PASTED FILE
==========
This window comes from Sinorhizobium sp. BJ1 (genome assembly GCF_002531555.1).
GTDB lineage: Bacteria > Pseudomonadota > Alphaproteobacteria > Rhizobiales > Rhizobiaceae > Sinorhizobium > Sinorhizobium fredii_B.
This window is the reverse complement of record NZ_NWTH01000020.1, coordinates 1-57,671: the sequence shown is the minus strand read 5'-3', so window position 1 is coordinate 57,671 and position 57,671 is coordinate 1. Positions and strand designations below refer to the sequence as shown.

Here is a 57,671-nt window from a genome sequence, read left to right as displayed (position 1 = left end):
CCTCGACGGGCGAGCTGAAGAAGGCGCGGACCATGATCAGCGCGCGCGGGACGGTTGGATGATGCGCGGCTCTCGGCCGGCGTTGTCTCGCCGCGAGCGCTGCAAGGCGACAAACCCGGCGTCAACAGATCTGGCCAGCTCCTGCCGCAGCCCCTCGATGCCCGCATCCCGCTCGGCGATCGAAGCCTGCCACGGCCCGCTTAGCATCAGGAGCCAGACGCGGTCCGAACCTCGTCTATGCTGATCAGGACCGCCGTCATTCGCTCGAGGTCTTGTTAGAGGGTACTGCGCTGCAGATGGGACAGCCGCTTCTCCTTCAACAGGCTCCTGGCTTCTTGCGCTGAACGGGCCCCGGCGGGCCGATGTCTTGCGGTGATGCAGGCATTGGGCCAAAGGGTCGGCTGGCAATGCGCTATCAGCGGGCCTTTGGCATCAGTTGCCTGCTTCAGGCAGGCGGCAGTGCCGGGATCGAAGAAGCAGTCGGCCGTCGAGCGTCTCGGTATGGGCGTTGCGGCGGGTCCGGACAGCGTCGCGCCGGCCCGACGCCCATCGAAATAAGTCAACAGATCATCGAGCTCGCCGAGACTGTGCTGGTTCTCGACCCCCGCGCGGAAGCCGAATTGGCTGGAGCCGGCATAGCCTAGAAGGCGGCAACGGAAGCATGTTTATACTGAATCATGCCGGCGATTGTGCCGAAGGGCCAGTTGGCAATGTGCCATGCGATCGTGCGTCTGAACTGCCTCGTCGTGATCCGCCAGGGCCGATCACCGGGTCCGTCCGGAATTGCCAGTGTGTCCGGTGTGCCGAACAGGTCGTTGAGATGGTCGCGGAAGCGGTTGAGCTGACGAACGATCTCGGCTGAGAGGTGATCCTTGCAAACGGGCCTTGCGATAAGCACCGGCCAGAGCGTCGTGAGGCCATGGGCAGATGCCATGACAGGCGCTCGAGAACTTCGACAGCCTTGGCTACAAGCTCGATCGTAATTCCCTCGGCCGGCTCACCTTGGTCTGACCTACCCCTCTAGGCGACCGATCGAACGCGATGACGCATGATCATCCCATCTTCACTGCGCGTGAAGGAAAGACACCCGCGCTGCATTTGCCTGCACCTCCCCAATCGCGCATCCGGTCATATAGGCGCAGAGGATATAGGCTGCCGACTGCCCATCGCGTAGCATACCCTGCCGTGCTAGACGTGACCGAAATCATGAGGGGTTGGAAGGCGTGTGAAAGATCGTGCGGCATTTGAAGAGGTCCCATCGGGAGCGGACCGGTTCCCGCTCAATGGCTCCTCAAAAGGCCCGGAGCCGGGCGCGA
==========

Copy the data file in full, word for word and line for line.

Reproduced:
This window comes from Sinorhizobium sp. BJ1 (genome assembly GCF_002531555.1).
GTDB lineage: Bacteria > Pseudomonadota > Alphaproteobacteria > Rhizobiales > Rhizobiaceae > Sinorhizobium > Sinorhizobium fredii_B.
This window is the reverse complement of record NZ_NWTH01000020.1, coordinates 1-57,671: the sequence shown is the minus strand read 5'-3', so window position 1 is coordinate 57,671 and position 57,671 is coordinate 1. Positions and strand designations below refer to the sequence as shown.

Here is a 57,671-nt window from a genome sequence, read left to right as displayed (position 1 = left end):
CCTCGACGGGCGAGCTGAAGAAGGCGCGGACCATGATCAGCGCGCGCGGGACGGTTGGATGATGCGCGGCTCTCGGCCGGCGTTGTCTCGCCGCGAGCGCTGCAAGGCGACAAACCCGGCGTCAACAGATCTGGCCAGCTCCTGCCGCAGCCCCTCGATGCCCGCATCCCGCTCGGCGATCGAAGCCTGCCACGGCCCGCTTAGCATCAGGAGCCAGACGCGGTCCGAACCTCGTCTATGCTGATCAGGACCGCCGTCATTCGCTCGAGGTCTTGTTAGAGGGTACTGCGCTGCAGATGGGACAGCCGCTTCTCCTTCAACAGGCTCCTGGCTTCTTGCGCTGAACGGGCCCCGGCGGGCCGATGTCTTGCGGTGATGCAGGCATTGGGCCAAAGGGTCGGCTGGCAATGCGCTATCAGCGGGCCTTTGGCATCAGTTGCCTGCTTCAGGCAGGCGGCAGTGCCGGGATCGAAGAAGCAGTCGGCCGTCGAGCGTCTCGGTATGGGCGTTGCGGCGGGTCCGGACAGCGTCGCGCCGGCCCGACGCCCATCGAAATAAGTCAACAGATCATCGAGCTCGCCGAGACTGTGCTGGTTCTCGACCCCCGCGCGGAAGCCGAATTGGCTGGAGCCGGCATAGCCTAGAAGGCGGCAACGGAAGCATGTTTATACTGAATCATGCCGGCGATTGTGCCGAAGGGCCAGTTGGCAATGTGCCATGCGATCGTGCGTCTGAACTGCCTCGTCGTGATCCGCCAGGGCCGATCACCGGGTCCGTCCGGAATTGCCAGTGTGTCCGGTGTGCCGAACAGGTCGTTGAGATGGTCGCGGAAGCGGTTGAGCTGACGAACGATCTCGGCTGAGAGGTGATCCTTGCAAACGGGCCTTGCGATAAGCACCGGCCAGAGCGTCGTGAGGCCATGGGCAGATGCCATGACAGGCGCTCGAGAACTTCGACAGCCTTGGCTACAAGCTCGATCGTAATTCCCTCGGCCGGCTCACCTTGGTCTGACCTACCCCTCTAGGCGACCGATCGAACGCGATGACGCATGATCATCCCATCTTCACTGCGCGTGAAGGAAAGACACCCGCGCTGCATTTGCCTGCACCTCCCCAATCGCGCATCCGGTCATATAGGCGCAGAGGATATAGGCTGCCGACTGCCCATCGCGTAGCATACCCTGCCGTGCTAGACGTGACCGAAATCATGAGGGGTTGGAAGGCGTGTGAAAGATCGTGCGGCATTTGAAGAGGTCCCATCGGGAGCGGACCGGTTCCCGCTCAATGGCTCCTCAAAAGGCCCGGAGCCGGGCGCGA